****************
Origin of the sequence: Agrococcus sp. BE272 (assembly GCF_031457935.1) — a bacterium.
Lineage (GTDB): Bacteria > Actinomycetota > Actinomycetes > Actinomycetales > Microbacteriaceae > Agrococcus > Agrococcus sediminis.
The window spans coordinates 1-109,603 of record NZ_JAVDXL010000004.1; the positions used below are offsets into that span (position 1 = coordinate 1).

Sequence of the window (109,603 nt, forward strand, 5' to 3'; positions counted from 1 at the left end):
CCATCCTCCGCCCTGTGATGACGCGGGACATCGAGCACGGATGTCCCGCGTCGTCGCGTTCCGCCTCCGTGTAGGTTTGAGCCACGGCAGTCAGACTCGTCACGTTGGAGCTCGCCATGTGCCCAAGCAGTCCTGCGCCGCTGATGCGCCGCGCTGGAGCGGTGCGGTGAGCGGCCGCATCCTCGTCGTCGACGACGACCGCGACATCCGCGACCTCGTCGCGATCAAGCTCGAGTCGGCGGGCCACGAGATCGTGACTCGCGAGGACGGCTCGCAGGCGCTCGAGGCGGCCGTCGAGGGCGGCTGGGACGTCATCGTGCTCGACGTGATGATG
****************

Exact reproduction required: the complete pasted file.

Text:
Origin of the sequence: Agrococcus sp. BE272 (assembly GCF_031457935.1) — a bacterium.
Lineage (GTDB): Bacteria > Actinomycetota > Actinomycetes > Actinomycetales > Microbacteriaceae > Agrococcus > Agrococcus sediminis.
The window spans coordinates 1-109,603 of record NZ_JAVDXL010000004.1; the positions used below are offsets into that span (position 1 = coordinate 1).

Sequence of the window (109,603 nt, forward strand, 5' to 3'; positions counted from 1 at the left end):
CCATCCTCCGCCCTGTGATGACGCGGGACATCGAGCACGGATGTCCCGCGTCGTCGCGTTCCGCCTCCGTGTAGGTTTGAGCCACGGCAGTCAGACTCGTCACGTTGGAGCTCGCCATGTGCCCAAGCAGTCCTGCGCCGCTGATGCGCCGCGCTGGAGCGGTGCGGTGAGCGGCCGCATCCTCGTCGTCGACGACGACCGCGACATCCGCGACCTCGTCGCGATCAAGCTCGAGTCGGCGGGCCACGAGATCGTGACTCGCGAGGACGGCTCGCAGGCGCTCGAGGCGGCCGTCGAGGGCGGCTGGGACGTCATCGTGCTCGACGTGATGATG